HISTORY AND CULTURE
JUMILLA WINE ROUTE
The Jumilla Route runs across the north-west of the Region of Murcia, set at the meeting point of La Mancha, Andalusia and Valencia.
In Jumilla you can find traces of the history and art of all the civilisations that have lived on the Mediterranean. The city which the Arabs called “the strength of wine” is a maze of emblazoned streets crowned by an imposing fifteenth-century castle, symbol of the city and accessible from the pathway of the Subidor, from which you can enjoy beautiful panoramic views over the town.
Jumilla’s long wine-growing tradition dates from the Romanisation of Hispania, although remains have been found in archaeological digs of vines cultivated 5,000 years ago. However, it was not until the mid-nineteenth century when after the plague of phylloxera that devastated large swathes of Europe, the wine-growing economy took root in Jumilla, which considerably increased the plantation and exportation of vines.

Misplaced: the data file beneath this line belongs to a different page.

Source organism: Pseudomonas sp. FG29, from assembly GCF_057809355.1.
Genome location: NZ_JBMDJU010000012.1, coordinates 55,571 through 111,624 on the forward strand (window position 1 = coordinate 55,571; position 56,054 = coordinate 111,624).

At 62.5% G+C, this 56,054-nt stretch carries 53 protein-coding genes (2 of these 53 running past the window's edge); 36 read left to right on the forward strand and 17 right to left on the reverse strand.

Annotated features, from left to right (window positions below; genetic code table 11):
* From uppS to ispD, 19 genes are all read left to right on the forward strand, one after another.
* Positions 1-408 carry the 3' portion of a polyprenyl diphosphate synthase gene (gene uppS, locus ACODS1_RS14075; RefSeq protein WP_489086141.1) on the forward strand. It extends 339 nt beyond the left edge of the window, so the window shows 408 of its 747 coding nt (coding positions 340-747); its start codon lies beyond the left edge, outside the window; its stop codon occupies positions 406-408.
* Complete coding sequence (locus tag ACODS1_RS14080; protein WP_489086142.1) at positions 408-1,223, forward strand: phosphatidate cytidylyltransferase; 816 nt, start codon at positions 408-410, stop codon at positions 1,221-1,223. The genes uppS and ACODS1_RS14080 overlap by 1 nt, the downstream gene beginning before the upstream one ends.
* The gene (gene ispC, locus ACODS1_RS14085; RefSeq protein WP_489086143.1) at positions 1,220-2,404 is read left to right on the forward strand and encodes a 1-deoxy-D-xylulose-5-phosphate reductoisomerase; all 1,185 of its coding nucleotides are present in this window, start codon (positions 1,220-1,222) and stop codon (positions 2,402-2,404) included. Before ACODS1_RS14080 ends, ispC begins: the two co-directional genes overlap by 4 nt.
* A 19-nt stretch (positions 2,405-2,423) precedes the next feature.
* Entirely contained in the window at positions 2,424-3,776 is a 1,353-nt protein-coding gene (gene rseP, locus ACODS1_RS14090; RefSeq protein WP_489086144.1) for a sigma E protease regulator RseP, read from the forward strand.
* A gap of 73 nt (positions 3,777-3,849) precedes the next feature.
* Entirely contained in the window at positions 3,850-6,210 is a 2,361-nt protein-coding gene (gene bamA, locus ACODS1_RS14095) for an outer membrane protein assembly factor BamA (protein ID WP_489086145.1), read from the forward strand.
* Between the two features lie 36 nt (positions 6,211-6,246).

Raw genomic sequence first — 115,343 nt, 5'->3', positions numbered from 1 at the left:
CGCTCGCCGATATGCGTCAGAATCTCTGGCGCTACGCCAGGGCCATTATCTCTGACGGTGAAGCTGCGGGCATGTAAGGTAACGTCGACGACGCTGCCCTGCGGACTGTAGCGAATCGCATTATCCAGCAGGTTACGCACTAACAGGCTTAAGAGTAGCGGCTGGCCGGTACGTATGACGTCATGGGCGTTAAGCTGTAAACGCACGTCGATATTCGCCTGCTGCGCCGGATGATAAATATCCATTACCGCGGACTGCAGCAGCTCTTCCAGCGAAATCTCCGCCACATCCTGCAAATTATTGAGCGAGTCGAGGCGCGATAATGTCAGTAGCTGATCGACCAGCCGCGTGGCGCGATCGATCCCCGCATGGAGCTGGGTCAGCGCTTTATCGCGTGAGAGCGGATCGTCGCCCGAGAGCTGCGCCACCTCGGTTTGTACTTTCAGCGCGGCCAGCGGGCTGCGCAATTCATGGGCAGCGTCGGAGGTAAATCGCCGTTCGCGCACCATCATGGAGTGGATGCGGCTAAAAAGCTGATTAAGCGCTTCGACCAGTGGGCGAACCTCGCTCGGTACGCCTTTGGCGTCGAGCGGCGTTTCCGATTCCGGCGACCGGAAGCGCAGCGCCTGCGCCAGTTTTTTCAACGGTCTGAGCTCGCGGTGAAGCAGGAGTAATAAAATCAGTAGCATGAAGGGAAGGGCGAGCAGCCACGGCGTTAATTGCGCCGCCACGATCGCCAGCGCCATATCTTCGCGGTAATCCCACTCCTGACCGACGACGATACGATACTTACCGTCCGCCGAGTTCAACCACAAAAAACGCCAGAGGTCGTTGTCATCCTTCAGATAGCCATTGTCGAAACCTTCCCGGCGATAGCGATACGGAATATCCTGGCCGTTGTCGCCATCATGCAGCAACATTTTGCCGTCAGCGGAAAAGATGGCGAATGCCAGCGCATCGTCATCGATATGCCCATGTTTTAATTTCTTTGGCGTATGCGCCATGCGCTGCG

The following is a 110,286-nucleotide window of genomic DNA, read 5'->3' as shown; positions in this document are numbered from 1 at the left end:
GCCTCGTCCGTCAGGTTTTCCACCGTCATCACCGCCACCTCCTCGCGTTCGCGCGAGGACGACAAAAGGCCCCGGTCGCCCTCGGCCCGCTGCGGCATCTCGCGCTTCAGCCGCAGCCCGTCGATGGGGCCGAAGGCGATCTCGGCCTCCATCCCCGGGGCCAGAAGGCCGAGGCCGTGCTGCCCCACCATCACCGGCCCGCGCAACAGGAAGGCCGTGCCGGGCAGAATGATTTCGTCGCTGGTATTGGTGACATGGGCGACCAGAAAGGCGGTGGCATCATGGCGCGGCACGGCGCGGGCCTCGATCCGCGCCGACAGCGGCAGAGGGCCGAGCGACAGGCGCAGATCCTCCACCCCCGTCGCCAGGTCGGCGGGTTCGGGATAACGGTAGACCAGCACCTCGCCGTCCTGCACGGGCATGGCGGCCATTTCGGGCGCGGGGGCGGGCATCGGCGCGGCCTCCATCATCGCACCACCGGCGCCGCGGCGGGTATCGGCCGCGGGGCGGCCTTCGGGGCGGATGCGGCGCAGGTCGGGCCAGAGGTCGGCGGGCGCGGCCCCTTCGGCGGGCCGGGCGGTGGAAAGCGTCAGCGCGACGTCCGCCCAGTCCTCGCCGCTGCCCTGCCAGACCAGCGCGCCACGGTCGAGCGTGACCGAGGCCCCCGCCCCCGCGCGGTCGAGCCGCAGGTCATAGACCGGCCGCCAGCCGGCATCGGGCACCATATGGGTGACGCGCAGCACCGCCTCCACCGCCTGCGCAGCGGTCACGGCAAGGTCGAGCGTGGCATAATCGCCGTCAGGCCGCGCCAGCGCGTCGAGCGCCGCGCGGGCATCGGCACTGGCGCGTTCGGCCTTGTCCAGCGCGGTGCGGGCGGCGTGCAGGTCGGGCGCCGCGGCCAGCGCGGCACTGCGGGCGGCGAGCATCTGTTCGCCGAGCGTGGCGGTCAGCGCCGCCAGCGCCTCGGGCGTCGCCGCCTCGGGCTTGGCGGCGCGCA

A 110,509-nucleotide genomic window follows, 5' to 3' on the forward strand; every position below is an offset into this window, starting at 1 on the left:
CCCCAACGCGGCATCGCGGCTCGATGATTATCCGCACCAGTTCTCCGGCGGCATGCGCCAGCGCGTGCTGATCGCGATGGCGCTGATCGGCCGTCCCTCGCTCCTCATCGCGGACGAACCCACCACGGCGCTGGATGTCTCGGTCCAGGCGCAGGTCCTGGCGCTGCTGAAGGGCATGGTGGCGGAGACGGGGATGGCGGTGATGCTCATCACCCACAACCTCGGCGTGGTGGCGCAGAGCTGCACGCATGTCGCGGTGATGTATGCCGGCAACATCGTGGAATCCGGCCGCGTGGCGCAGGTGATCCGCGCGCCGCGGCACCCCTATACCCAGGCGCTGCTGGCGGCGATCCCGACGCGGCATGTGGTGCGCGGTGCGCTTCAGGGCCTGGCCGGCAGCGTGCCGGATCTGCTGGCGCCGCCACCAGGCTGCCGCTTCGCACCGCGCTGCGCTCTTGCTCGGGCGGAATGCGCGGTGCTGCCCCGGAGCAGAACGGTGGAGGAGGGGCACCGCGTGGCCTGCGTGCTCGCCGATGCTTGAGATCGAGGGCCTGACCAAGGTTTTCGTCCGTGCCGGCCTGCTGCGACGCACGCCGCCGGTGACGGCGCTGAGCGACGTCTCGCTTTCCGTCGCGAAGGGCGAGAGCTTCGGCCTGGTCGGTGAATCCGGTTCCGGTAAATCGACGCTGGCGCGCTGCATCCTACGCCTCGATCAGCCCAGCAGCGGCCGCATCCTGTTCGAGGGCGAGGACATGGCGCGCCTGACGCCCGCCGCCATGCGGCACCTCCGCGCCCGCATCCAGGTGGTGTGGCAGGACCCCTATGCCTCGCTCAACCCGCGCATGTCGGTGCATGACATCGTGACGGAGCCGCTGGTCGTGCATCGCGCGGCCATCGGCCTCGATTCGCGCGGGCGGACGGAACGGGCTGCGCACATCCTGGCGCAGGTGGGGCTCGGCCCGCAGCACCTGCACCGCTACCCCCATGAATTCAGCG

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An elegant wine thanks to the Monastrell grape variety
The wines of the Jumilla D.O. are based on the Monastrell variety which represents over 80% of the surface area under cultivation. This variety produces powerful and expressive wines, with shades of violet and a fullness very difficult to better.
From the 1990s on the Monastrell grape has been producing a generation of elegant wines, with Jumilla now an up-and-coming wine. The rosés and reds made mainly from Monastrell are characterised by fruitiness, intense colour and strength. The whites made from Macabeo grapes are clear and bright and particularly fresh.